Leadership consultant Simon Sinek has been told that millennials – people born after 1982 – are ‘entitled, narcissistic, self-interested, unfocused and lazy’ – but he believes it is not their fault.
The author’s response to the ‘millennial question’ on Inside Quest ‘broke the internet’ after he revealed why many young people may display the undesirable qualities listed by their bosses.
He explained millennials grew up in an environment where ‘every child wins a prize’ only to find the ‘real world’ after school is much different.
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Simon Sinek – pictured – became an internet sensation for his answer to the millennial question
Sinek explained millennials are used to ‘instant gratification’ because of how they were brought up (stock image)
Where they were told they were special all the time, they were told they could have anything they want in life just because they want it.
‘Some of them got into honours classes, not because they deserved it, but because their parents complained,’ Mr Sinek said.
‘And some of them got As not because they deserved them, but because teachers didn’t want to deal with the parents.
‘(They were) thrust into the real world and in an instant, they find out they’re not special, their mums can’t get them a promotion. And by the way, you can’t just have it because you want it.’
The 43-year-old Englishman said he researched millennials after constantly being asked by business-leader for help dealing with them at work.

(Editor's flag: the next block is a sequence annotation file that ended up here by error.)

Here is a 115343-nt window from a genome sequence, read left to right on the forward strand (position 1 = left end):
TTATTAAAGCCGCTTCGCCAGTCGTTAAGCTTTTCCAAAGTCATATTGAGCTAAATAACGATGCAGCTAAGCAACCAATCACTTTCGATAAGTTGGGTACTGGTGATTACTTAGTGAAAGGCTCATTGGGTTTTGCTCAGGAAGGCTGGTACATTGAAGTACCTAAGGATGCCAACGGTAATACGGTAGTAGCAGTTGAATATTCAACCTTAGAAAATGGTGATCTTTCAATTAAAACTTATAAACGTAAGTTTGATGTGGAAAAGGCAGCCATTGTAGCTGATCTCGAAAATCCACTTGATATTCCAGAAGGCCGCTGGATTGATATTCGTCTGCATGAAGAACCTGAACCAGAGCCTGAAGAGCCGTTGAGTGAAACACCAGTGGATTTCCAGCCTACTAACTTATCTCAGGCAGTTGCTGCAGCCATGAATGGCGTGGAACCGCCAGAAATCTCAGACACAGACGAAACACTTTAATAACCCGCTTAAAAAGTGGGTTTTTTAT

‘People would say they were struggling with their millennials at work,’ he said.
The leadership consultant says millennials need to be treated differently to other generations because they were brought up in an ‘every child wins a prize’ environment
The millennial question segment was uploaded to Youtube in October 29 and soon went viral – attracting more than three million views (stock image)
The conclusion Mr Sinek came to in the video was that because millennials had been dealt ‘a bad hand’ with their upbringing and business leaders need to nurture them in the corporate environment.
The millennial question segment was uploaded to Youtube in October 29 and soon went viral – attracting more than three million views.
His answer to the controversial millennial question also outlined social media and instant gratification as a problem with the young generation.
He says using social media constantly can be compared with having an addiction to alcohol, cigarettes or gambling.
He says using social media constantly can be compared with having an addiction to alcohol, cigarettes or gambling (stock image)
While alcohol, gambling and smoking all have age restrictions using a mobile phone does not (stock image)
He said dopamine is released from the brain when people interact with each other on online platforms – making it addictive and insisted if people are checking their phones before saying hello to their partners they ‘have a problem’.
While alcohol, gambling and smoking all have age restrictions using a mobile phone does not.
‘It is the equivalent to opening up liquor cabinets – by the way this adolescence thing – if it gets you down…
‘Too many kids don’t know how to form deep meaning relationships.
‘In times of stress they’re not turning to a person turning to a device, temporary relief.’
The author now has more than 283,000 followers on Twitter and is touring Australia and New Zealand in March to share his ideas.
He says using social media constantly can be compared with having an addiction to alcohol, cigarettes or gambling